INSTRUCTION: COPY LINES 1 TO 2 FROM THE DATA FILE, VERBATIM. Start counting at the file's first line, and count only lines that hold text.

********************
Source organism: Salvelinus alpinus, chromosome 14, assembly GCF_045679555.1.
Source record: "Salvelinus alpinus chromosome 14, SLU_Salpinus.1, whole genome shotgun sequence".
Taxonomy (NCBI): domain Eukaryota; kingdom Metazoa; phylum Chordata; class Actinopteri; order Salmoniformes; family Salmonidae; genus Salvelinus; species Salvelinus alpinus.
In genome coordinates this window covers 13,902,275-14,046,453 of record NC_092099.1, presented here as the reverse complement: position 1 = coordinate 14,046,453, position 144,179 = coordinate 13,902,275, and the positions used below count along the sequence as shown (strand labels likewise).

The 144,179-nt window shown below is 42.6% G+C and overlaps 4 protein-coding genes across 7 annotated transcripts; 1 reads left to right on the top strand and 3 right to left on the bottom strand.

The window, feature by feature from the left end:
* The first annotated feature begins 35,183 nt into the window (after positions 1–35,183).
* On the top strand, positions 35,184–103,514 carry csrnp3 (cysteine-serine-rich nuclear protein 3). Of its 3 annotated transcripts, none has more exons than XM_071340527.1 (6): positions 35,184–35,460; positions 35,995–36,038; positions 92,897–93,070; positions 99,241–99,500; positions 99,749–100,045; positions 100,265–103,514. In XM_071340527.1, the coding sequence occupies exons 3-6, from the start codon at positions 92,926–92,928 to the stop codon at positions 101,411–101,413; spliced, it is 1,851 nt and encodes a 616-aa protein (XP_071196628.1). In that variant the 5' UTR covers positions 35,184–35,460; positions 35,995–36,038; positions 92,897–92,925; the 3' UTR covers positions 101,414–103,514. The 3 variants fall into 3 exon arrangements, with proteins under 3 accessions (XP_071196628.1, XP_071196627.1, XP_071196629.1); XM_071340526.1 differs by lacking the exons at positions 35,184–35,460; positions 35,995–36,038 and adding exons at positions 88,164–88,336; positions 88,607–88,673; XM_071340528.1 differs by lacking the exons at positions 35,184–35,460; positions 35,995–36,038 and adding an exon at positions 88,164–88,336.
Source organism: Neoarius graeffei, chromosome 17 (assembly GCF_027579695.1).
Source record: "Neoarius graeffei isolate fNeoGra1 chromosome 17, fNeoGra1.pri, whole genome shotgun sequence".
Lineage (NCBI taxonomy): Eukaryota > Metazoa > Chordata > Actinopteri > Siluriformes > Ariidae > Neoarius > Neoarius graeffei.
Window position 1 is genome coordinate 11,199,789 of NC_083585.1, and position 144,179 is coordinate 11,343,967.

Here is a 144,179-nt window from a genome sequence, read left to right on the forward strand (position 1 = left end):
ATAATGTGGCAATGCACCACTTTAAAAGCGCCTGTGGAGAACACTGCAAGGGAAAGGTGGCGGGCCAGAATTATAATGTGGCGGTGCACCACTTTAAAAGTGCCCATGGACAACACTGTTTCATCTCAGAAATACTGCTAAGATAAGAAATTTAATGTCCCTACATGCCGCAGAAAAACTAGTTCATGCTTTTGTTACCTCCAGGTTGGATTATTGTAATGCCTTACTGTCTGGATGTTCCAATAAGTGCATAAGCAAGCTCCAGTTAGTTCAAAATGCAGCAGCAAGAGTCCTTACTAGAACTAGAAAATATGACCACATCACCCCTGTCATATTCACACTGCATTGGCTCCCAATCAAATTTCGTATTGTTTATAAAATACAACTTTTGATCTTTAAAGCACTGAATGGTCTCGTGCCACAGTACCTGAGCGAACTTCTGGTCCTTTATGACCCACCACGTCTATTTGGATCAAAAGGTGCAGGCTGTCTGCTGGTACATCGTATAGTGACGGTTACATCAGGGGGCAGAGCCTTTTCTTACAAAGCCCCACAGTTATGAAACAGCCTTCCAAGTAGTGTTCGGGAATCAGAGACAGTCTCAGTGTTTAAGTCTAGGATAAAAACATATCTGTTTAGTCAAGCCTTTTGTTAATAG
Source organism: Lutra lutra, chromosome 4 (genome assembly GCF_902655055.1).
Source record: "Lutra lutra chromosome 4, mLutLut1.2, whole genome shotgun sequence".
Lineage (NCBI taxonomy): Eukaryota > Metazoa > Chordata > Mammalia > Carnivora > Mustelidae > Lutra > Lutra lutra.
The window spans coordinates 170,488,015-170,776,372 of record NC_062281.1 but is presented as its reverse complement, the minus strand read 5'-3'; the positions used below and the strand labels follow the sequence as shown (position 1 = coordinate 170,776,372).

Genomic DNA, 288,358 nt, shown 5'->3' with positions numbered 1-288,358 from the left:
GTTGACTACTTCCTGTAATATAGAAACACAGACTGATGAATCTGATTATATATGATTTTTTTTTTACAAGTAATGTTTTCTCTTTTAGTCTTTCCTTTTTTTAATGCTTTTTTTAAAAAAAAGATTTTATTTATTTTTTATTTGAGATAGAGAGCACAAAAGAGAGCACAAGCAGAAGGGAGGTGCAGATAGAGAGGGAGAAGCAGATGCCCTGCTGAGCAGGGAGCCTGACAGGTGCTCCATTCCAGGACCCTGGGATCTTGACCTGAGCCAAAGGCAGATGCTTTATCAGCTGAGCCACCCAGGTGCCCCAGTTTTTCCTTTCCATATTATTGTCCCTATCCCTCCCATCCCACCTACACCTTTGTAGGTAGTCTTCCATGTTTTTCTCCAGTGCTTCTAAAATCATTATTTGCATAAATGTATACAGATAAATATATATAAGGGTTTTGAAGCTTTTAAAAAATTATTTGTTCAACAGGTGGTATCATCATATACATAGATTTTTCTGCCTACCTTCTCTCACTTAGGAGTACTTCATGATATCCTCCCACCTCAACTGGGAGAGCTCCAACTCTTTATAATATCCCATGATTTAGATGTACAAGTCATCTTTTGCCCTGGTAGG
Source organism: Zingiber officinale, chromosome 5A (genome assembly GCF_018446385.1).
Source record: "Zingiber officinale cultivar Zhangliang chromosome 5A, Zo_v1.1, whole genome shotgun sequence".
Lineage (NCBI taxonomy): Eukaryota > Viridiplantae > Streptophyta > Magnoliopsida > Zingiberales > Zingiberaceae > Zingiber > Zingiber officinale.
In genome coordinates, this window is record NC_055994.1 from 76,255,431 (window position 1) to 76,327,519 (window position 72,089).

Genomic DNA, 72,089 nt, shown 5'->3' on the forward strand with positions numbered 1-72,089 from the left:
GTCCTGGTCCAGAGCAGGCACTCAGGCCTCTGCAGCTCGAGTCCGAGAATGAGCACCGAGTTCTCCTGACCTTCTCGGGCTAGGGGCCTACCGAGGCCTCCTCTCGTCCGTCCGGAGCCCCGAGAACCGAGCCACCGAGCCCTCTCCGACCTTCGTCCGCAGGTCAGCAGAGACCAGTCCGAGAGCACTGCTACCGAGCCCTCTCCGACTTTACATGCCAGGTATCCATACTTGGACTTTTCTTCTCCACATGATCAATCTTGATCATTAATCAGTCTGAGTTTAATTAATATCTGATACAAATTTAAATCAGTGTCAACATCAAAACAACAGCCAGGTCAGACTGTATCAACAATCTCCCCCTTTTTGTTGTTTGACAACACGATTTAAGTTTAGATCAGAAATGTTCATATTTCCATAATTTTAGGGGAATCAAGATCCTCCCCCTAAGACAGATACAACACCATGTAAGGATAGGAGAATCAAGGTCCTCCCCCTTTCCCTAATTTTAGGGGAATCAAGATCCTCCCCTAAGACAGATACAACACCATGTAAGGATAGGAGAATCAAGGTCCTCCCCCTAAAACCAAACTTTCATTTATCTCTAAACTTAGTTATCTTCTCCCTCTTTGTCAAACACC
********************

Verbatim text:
Source organism: Salvelinus alpinus, chromosome 14, assembly GCF_045679555.1.
Source record: "Salvelinus alpinus chromosome 14, SLU_Salpinus.1, whole genome shotgun sequence".